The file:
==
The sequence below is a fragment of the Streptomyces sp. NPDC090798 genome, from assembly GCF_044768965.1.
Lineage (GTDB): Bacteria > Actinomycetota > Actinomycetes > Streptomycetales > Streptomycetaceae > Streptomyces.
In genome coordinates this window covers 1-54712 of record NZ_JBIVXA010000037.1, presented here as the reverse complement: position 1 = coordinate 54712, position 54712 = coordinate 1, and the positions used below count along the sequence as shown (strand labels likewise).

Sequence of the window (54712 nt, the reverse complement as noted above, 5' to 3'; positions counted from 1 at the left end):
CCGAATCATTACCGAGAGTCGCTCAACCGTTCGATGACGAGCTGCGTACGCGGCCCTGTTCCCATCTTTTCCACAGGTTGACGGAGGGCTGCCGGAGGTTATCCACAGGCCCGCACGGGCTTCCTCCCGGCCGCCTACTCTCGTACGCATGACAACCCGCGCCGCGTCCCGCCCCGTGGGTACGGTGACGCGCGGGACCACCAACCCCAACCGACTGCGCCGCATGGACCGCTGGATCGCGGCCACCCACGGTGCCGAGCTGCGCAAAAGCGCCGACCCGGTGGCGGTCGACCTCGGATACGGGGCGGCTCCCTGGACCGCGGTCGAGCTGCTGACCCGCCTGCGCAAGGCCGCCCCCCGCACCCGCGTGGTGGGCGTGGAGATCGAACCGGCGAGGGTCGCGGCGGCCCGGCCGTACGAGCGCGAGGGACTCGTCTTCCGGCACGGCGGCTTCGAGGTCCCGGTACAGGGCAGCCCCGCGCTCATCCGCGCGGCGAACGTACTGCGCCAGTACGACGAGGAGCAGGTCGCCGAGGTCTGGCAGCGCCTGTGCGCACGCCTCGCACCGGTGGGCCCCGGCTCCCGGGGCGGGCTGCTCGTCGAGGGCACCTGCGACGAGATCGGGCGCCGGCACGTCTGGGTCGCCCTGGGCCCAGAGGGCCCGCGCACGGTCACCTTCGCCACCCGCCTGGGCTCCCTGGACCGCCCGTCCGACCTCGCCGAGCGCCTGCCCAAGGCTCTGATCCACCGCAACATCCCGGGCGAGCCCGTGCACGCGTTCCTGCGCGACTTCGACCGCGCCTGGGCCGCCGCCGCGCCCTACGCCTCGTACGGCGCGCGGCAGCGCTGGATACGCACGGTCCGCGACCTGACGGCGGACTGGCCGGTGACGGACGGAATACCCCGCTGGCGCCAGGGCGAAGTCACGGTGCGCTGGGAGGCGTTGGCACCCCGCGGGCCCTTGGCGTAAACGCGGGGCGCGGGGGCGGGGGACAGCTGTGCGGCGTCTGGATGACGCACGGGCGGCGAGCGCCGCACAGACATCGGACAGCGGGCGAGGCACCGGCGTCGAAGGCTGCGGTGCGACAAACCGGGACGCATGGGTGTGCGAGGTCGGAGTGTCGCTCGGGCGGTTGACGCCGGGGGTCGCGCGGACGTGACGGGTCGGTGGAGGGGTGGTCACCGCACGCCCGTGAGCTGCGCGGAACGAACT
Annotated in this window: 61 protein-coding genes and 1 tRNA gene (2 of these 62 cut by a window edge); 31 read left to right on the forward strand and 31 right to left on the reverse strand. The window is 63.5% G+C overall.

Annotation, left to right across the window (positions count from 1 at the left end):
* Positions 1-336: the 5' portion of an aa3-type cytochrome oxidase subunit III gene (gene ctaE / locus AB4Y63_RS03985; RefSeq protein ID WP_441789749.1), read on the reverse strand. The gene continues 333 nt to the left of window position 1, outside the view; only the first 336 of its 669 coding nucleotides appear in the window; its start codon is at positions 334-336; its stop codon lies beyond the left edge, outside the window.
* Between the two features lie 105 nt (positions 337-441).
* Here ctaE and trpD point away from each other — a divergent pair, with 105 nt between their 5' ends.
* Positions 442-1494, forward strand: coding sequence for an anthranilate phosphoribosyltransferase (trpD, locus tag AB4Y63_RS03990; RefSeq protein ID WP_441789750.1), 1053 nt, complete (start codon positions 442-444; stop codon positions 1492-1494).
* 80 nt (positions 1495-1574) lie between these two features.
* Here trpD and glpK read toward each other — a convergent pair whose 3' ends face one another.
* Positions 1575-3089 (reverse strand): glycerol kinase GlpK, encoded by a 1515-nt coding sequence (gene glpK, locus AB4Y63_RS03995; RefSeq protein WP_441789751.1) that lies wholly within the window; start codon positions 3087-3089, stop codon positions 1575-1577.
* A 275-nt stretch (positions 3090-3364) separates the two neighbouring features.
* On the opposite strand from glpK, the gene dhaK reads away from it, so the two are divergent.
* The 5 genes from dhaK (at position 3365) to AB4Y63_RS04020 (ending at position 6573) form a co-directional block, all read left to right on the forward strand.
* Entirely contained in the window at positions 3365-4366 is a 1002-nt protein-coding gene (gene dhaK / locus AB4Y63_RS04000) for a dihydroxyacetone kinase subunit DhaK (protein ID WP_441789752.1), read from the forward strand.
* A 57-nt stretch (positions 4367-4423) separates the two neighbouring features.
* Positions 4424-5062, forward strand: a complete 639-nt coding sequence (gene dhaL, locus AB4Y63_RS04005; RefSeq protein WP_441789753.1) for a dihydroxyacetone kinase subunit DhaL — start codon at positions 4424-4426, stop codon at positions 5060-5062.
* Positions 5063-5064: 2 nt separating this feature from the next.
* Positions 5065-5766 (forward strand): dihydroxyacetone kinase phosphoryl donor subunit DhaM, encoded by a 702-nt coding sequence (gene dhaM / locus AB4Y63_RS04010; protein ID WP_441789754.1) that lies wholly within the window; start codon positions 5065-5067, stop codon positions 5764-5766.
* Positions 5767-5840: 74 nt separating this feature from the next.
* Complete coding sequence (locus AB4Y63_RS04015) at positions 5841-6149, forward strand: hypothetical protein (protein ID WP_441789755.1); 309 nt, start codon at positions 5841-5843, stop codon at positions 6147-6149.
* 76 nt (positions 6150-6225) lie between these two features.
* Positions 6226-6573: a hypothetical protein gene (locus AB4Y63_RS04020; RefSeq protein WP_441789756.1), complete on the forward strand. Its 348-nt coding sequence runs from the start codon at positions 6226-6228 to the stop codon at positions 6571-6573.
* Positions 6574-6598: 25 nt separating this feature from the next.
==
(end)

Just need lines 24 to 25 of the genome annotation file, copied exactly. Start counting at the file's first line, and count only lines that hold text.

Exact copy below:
* Complete coding sequence (locus AB4Y63_RS04015) at positions 5841-6149, forward strand: hypothetical protein (protein ID WP_441789755.1); 309 nt, start codon at positions 5841-5843, stop codon at positions 6147-6149.
* 76 nt (positions 6150-6225) lie between these two features.